You've seen Andy Merkel's work all over our Instagram feed and we're counting ourselves lucky that he's up with the dawn and seemingly always finding the most perfect dusk skies, too. He goes by @grantplace, and we're SO thrilled to have him share just how he captures those amazing lake and skyscapes today on the blog. Promise you'll never stop capturing this magic? Thanks! Take it away...
Some of the best and easiest photographs that anyone can take and appreciate are of the sunset or the sunrise. Those golden and pink colors light everything up and turn a landscape from ordinary to spectacular. Here are some quick tips for capturing the perfect sunset when you are out with your camera, or phone.
Reflections and foreground interest.
When taking your photos at sunrise or sunset, it’s a lot more meaningful to find an interesting subject than just pointing your camera up to the sky. Find a local lake, pond, river, or stream and walk along it until something catches your eye. You need to transport the viewer to the scene as if they are actually standing there experiencing it for themselves. Reflections are the best way to capture a sunset.
Find a pier, a fisherman, a tree, a boat, cattails, or anything that might create contrast with the light and the color in the sky. If you are lucky enough to find a puddle, bring your camera down to it and create a reflection for a colorful frame from top.
Look in both directions!
Just before the sun actually sets or rises, the pink and purple colors will start to appear in the east first and work their way west. Shooting into the sun and away from the sun create completely different effects. When you shoot into the sun, everything becomes very golden and bright, and silhouettes are created. When you shoot away from the sun, you get golden light on all of your landscapes, pink skies, and more pastel like colors overall. These colors are sometimes the most vibrant so you need to find your subject from every angle, or just enjoy the color show until it reaches the point where you are focused on!
Get to your location at least 30-45 minutes before sunset, and stay at least 30-45 minutes after the sun actually sets.
If you plan on capturing any golden light, the clouds start to turn color approximately 30 minutes to sunset. The pink and purple colored clouds start to change about 10-15 minutes after and can still linger up to 45 minutes after sunset! There is always another shade or hue to see when you are outside capturing photos.
Use weather tools to your advantage!
There are so many tools out there for landscape photography. A lot of it is honestly variability, luck, and a little bit of planning. These are the tools that I use to create, plan, and (hopefully) get what I’m looking for before I go out with my camera!
Knowing where the sunrise or sunset will line up changes everything drastically when it comes to landscape photography. This is how people know when the Manhattan or Chicago-henge is going to happen (when the sunset lines up with the streets). I always use this before scouting out locations just to see where the sun lines up on a particular month of the year. If you are anywhere near the shoreline, you could have a great sunset down the coastline if this angle lines up perfectly. Some apps and websites even allow you to see elevation as well. If you are anywhere near the mountains, you know for a fact that this isn’t accurate as the last light may be 2 hours before the actual sunset if there is a 2,000 ft bluff in the way!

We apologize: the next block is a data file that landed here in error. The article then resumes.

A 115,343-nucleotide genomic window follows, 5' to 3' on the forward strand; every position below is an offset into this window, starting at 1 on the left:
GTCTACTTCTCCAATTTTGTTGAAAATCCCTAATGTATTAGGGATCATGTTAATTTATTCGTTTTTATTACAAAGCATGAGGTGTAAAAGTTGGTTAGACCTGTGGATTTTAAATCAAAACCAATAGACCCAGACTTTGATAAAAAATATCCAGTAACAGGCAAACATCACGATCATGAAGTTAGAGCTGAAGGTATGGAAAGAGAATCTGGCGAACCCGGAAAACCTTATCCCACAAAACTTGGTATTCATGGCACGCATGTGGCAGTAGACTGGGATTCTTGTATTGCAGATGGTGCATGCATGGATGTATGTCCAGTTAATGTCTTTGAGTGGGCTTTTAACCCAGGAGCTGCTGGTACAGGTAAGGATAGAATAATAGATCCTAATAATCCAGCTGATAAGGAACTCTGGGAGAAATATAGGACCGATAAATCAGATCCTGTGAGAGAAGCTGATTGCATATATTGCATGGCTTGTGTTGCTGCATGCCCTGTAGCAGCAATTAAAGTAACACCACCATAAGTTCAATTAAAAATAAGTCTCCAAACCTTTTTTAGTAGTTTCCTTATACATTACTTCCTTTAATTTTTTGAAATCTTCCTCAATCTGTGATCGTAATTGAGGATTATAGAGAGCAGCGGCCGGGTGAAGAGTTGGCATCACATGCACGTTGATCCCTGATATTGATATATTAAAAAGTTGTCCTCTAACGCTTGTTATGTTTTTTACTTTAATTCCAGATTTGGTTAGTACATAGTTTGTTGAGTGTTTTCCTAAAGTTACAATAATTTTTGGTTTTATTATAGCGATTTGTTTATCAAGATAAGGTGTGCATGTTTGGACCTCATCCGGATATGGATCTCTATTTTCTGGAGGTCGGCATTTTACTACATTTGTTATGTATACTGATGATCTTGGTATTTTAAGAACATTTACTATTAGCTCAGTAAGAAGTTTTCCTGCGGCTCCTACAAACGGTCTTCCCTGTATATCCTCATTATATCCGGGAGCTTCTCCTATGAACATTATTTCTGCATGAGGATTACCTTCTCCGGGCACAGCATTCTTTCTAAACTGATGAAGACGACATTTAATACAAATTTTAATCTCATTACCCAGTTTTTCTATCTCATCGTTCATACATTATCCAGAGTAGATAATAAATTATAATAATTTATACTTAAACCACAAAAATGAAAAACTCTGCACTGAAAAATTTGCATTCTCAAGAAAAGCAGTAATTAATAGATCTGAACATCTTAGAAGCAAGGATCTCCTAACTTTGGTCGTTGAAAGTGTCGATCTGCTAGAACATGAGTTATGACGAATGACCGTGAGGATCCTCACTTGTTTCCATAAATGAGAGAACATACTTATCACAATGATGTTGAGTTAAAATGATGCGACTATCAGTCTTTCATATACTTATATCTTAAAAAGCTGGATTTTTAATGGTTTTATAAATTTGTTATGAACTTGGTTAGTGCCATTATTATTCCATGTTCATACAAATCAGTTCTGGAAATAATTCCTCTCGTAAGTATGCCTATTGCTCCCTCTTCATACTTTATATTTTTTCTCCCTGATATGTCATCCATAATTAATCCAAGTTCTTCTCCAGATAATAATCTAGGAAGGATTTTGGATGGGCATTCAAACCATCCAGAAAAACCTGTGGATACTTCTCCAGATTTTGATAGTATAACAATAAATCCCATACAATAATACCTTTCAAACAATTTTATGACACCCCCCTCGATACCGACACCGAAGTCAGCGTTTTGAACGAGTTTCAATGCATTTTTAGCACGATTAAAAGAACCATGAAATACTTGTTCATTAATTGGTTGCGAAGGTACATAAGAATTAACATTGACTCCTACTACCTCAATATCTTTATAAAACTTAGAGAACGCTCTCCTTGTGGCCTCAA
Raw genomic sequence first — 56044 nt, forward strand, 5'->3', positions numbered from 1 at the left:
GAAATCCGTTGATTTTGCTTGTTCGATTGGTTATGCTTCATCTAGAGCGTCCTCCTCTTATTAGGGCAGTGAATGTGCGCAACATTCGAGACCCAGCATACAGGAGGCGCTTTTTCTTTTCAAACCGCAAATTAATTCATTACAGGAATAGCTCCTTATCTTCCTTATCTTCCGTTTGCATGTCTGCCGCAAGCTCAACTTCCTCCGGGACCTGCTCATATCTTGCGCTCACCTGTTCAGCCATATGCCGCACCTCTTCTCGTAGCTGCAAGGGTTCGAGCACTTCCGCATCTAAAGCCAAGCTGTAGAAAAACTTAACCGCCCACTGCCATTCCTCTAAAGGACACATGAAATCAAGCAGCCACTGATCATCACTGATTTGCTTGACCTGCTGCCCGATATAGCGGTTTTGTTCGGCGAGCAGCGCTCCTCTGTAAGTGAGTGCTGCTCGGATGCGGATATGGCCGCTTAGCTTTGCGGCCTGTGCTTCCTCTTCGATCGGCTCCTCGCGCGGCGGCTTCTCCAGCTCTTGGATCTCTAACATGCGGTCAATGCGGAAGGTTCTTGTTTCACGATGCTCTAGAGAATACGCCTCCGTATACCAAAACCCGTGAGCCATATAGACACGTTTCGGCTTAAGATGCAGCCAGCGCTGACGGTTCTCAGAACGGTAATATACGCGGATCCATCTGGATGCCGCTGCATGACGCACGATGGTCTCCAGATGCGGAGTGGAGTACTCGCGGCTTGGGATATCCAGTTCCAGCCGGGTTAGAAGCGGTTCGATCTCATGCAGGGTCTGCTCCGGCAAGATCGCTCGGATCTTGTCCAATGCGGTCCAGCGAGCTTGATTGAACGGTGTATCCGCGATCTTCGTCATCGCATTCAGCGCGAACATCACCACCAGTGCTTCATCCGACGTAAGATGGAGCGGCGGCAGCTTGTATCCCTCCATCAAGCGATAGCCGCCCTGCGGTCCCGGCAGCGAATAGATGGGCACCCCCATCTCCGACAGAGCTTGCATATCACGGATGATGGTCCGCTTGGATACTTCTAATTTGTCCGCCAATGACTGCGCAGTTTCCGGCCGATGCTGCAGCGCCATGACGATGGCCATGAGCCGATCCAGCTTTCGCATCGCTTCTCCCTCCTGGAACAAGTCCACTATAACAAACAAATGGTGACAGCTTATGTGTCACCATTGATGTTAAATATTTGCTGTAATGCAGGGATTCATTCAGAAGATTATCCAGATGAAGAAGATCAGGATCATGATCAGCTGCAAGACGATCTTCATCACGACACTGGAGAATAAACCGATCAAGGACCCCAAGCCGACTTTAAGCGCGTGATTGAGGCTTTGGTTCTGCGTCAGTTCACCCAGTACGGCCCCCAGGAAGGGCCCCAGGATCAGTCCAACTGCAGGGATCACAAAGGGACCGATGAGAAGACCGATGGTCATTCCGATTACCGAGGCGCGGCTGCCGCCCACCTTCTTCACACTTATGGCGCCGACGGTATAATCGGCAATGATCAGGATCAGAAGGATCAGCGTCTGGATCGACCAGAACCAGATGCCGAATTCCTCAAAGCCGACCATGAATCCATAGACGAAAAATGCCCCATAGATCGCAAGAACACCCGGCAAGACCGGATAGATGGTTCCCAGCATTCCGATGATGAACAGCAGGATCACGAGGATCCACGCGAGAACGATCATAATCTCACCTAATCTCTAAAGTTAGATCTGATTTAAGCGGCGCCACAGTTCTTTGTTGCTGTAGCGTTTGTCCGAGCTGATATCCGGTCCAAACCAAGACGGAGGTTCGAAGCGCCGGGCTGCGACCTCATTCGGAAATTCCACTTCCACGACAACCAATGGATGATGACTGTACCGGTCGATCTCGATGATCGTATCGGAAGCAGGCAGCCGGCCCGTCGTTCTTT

This may be the most interesting site out there for a landscape photographer. This is something that will predict if the sunrise or sunset will be colorful or not. The warmer the colors, the better “chance” you will have a great sunrise/sunset. I have found success in this about 50% of the time as it only accounts for those clouds that high in the atmosphere that are already going to turn orange and pink. It doesnot account for any low hanging clouds closer to the ground that may contain rain droplets. Overall, I do check this website regularly and cross reference it with the paid subscription from The Photographer’s Ephemeris App “Sky Fire”. If both of the apps state that there will be good activity, I will be out the door fast! Take this website with a grain of salt. In my experience it truly is just an estimate/predictor. Weather changes so drastically all of the time. It has been bright orange and red before on this site and then there was nothing actually there when sunset came, and vice versa. Either way, it is fun to plan these events!
If your goal is to see morning fog/mist on the fields or in the valleys, you need to make sure that you have a clear night, low wind, and high humidity in the morning. Of course, you will want to know if it will rain or not as well, Dark Sky gives up to the minute forecasts which are pretty accurate. Ideally these are the conditions that you are looking for if you want fog in the valleys and around the bluffs (at least in Wisconsin):
Humidity is greater than 80%
Temperature and Dew Point are +/- 5 degrees of each other.
Wind speeds less than 10 mph
Clear skies overnight (there is some controversy over this one).